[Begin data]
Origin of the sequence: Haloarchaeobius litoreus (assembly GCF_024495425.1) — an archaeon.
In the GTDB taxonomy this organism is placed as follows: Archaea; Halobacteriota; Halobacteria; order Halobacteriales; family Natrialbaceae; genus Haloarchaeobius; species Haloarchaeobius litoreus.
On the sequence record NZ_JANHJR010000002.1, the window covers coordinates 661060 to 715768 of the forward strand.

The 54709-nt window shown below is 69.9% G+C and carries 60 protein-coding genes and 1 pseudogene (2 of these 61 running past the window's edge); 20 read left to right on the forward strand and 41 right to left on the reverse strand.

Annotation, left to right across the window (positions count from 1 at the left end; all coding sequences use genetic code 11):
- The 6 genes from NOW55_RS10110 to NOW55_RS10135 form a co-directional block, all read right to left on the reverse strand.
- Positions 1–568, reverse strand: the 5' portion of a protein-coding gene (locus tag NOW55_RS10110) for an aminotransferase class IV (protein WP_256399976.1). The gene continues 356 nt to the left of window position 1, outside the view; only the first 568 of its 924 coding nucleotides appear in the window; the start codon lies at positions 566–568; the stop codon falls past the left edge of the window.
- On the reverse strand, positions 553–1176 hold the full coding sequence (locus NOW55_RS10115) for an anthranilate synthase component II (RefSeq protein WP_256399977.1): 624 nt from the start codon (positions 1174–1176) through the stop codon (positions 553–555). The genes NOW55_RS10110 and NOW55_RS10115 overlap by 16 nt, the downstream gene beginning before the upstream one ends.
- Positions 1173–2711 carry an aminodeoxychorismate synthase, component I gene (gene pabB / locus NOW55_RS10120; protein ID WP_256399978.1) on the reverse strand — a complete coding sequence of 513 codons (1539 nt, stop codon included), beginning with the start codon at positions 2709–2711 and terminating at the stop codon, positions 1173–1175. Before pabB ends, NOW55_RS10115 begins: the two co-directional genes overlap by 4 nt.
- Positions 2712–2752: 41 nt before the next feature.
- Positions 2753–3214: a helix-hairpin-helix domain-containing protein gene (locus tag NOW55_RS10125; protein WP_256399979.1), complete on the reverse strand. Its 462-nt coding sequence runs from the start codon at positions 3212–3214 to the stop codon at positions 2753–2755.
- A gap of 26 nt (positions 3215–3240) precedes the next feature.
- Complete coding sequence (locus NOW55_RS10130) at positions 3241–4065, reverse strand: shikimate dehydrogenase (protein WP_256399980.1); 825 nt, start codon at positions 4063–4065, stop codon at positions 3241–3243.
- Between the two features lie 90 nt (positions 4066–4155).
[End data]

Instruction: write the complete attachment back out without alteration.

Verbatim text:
Origin of the sequence: Haloarchaeobius litoreus (assembly GCF_024495425.1) — an archaeon.
In the GTDB taxonomy this organism is placed as follows: Archaea; Halobacteriota; Halobacteria; order Halobacteriales; family Natrialbaceae; genus Haloarchaeobius; species Haloarchaeobius litoreus.
On the sequence record NZ_JANHJR010000002.1, the window covers coordinates 661060 to 715768 of the forward strand.

The 54709-nt window shown below is 69.9% G+C and carries 60 protein-coding genes and 1 pseudogene (2 of these 61 running past the window's edge); 20 read left to right on the forward strand and 41 right to left on the reverse strand.

Annotation, left to right across the window (positions count from 1 at the left end; all coding sequences use genetic code 11):
- The 6 genes from NOW55_RS10110 to NOW55_RS10135 form a co-directional block, all read right to left on the reverse strand.
- Positions 1–568, reverse strand: the 5' portion of a protein-coding gene (locus tag NOW55_RS10110) for an aminotransferase class IV (protein WP_256399976.1). The gene continues 356 nt to the left of window position 1, outside the view; only the first 568 of its 924 coding nucleotides appear in the window; the start codon lies at positions 566–568; the stop codon falls past the left edge of the window.
- On the reverse strand, positions 553–1176 hold the full coding sequence (locus NOW55_RS10115) for an anthranilate synthase component II (RefSeq protein WP_256399977.1): 624 nt from the start codon (positions 1174–1176) through the stop codon (positions 553–555). The genes NOW55_RS10110 and NOW55_RS10115 overlap by 16 nt, the downstream gene beginning before the upstream one ends.
- Positions 1173–2711 carry an aminodeoxychorismate synthase, component I gene (gene pabB / locus NOW55_RS10120; protein ID WP_256399978.1) on the reverse strand — a complete coding sequence of 513 codons (1539 nt, stop codon included), beginning with the start codon at positions 2709–2711 and terminating at the stop codon, positions 1173–1175. Before pabB ends, NOW55_RS10115 begins: the two co-directional genes overlap by 4 nt.
- Positions 2712–2752: 41 nt before the next feature.
- Positions 2753–3214: a helix-hairpin-helix domain-containing protein gene (locus tag NOW55_RS10125; protein WP_256399979.1), complete on the reverse strand. Its 462-nt coding sequence runs from the start codon at positions 3212–3214 to the stop codon at positions 2753–2755.
- A gap of 26 nt (positions 3215–3240) precedes the next feature.
- Complete coding sequence (locus NOW55_RS10130) at positions 3241–4065, reverse strand: shikimate dehydrogenase (protein WP_256399980.1); 825 nt, start codon at positions 4063–4065, stop codon at positions 3241–3243.
- Between the two features lie 90 nt (positions 4066–4155).